Next, consider the term (length) of the loan. Choosing a shorter term will mean you spend less on interest but have to pay more back each month. The table below shows what a drastic difference a couple of years can make to the total amount you repay.
Cost of borrowing $10000 at 13% over different terms
|3-year term||5-year term||7-year term|
|Total amount repaid||$12 130||$13 652||$15 281|
|Overall interest cost charge||$2130||$3652||$5281|
The option to secure your loan
One way to reduce the cost of your loan is to provide some kind of security or collateral. The risk of loss to the lender is reduced because if you default on your payments they can claim possession of the asset offered as security.
Different lenders will have different rules when it comes to accepting securities. Some may accept a cash term deposit, others will require a percentage of equity in a property, and if you’re using the loan for a car they may take the car itself as security.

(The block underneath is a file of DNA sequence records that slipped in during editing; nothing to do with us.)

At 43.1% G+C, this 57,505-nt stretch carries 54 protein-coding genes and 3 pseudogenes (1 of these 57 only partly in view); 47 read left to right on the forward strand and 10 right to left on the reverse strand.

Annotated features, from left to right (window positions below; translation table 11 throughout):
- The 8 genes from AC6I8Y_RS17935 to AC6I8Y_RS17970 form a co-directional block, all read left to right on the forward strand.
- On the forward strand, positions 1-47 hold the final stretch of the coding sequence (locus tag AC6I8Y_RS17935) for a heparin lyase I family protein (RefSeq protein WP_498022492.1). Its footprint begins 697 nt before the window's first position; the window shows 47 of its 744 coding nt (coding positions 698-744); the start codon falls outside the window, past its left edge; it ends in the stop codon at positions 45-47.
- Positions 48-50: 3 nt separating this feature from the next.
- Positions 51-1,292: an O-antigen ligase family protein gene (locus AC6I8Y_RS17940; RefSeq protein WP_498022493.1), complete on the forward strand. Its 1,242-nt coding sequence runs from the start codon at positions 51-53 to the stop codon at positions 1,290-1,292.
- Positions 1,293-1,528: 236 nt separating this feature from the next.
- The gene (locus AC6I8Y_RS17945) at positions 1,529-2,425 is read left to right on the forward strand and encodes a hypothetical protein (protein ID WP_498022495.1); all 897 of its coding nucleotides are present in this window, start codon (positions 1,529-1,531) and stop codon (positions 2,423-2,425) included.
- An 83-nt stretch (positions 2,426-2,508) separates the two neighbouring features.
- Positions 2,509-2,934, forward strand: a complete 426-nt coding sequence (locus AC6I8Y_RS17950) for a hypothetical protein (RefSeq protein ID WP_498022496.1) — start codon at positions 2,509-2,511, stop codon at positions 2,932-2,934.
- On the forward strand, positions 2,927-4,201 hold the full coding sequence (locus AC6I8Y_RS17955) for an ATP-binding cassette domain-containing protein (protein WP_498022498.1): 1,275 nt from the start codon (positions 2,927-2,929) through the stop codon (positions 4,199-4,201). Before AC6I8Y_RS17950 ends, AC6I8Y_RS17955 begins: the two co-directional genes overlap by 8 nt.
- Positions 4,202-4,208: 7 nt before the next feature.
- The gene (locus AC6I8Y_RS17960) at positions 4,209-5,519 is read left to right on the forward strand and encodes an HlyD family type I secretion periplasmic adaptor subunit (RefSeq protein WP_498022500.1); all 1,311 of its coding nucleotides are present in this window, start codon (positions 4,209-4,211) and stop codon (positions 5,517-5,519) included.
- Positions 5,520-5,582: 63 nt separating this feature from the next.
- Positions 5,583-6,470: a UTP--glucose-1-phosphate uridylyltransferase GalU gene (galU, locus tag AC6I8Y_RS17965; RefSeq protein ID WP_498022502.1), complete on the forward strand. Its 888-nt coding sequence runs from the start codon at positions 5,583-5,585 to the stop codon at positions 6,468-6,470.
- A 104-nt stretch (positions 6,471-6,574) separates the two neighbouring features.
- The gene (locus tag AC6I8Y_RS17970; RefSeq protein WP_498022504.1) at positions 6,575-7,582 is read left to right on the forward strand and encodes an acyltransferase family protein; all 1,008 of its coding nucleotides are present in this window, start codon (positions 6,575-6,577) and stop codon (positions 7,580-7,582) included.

That’s not to say that if you pay the higher rates for an unsecured loan you can walk away from it any time you want. The lender may pursue you for the debt or hand the matter over to a debt recovery agency, and that’s when you get two burly guys dressed in black knocking on your door. If you owe more than $5,000 the agency can apply to have you declared bankrupt so this is not a decision to be made lightly.
So, a personal loan can be a good choice to provide you with a clear and structured repayment plan at a reasonable rate. Just be careful about how much you borrow because if you fall behind it could affect your credit record for years to come.
Access your home equity
If you already own a home and have built up some equity in it, consider using your mortgage to access extra low-rate funds to finance a big purchase.